Pope resigns, cites health

The resignation may reopen rifts within the church as pressure builds to name a pope from the developing world.

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ROME — Pope Benedict XVI, saying he no longer has the strength to lead the world’s 1 billion Catholics, will resign from the papacy at the end of the month, the first such abdication in almost 600 years

“After having repeatedly examined my conscience before God, I have come to the certainty that my strengths, due to an advanced age, are no longer suited to an adequate exercise of the Petrine ministry,” he said today in an address to senior church officials in Rome.

Pope Benedict, the 265th leader of the Roman Catholic Church, said his resignation would take effect at 8 p.m. on Feb. 28. He will step down two months before his 86th birthday after serving for almost eight years as pontiff after succeeding John Paul II.

The resignation of Benedict may reopen rifts within the church as pressure builds to name a pope from the developing world where Catholicism is growing and offsetting declines in Europe and the United States.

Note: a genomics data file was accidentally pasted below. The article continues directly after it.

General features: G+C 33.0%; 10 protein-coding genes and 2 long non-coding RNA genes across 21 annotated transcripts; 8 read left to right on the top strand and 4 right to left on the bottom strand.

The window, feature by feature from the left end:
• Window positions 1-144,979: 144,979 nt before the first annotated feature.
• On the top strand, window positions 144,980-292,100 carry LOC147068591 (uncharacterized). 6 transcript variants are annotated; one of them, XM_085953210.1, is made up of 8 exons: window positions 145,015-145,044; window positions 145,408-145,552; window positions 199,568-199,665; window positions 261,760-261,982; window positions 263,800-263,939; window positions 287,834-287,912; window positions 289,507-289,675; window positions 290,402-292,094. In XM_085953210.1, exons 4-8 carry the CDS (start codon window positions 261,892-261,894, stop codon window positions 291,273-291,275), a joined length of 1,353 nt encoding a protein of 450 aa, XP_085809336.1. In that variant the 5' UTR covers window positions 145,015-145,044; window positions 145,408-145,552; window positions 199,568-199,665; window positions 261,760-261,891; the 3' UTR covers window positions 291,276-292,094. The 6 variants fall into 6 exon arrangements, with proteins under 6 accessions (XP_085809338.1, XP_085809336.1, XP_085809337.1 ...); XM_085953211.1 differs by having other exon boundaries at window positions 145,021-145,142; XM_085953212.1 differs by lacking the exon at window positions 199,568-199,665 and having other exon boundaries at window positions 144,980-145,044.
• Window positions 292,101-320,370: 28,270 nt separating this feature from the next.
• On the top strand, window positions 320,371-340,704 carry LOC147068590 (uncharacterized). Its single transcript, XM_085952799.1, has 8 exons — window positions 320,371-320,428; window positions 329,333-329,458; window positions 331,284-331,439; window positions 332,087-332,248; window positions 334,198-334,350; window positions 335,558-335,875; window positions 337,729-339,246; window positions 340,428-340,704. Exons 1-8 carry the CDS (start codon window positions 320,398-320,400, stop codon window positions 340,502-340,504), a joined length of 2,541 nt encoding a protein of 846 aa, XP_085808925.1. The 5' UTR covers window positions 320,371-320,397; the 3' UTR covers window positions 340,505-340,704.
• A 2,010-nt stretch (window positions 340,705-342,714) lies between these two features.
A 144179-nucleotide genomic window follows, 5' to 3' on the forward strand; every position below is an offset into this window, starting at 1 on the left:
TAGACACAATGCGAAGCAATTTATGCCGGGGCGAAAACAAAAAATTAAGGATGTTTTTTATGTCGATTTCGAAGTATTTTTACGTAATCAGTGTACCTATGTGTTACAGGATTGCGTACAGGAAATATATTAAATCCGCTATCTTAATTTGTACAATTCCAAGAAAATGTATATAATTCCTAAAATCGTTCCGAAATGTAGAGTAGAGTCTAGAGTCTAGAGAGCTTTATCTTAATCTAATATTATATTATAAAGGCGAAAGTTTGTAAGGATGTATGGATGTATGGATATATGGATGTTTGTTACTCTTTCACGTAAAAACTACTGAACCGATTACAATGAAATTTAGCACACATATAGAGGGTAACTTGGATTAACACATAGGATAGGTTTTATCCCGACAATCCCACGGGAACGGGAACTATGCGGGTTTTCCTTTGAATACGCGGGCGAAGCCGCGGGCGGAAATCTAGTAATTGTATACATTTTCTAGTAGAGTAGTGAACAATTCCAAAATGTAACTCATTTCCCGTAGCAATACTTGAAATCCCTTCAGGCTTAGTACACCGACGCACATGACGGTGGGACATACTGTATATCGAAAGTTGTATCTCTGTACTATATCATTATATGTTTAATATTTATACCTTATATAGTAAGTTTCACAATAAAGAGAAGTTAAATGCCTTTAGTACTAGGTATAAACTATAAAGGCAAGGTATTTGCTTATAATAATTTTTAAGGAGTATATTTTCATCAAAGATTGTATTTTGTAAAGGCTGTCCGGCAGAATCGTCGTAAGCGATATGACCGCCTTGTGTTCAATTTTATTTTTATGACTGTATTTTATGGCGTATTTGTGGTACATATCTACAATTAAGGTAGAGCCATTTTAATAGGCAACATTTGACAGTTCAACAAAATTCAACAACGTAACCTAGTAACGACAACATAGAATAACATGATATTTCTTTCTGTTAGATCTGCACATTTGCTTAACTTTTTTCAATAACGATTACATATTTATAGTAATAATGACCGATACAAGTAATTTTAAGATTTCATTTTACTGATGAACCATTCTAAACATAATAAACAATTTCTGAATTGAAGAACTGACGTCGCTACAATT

The new pope will be chosen through a conclave, a special gathering of cardinals who are sequestered in Sistine Chapel at the Vatican until they can agree on a successor.

Benedict will have no role in choosing his successor, Vatican spokesman Father Federico Lombardi said. The pope will initially retire to his summer residence in Castel Gandolfo before transferring to live in a convent, Lombardi said.

Benedict will become the first pontiff to resign since Gregory XII in 1415, and the announcement took even senior church officials by surprise, Lombardi said.

A traditionalist, Benedict succeeded John Paul II on April 19, 2005, after spending a quarter century as the enforcer of doctrine in an office formerly known as the Inquisition. A bookish scholar, Benedict spent years penning by hand his philosophical take on the life of Jesus Christ in a three-volume book. He was an enemy of “moral relativism” and considered it his main job to resist the changes sweeping modern society.

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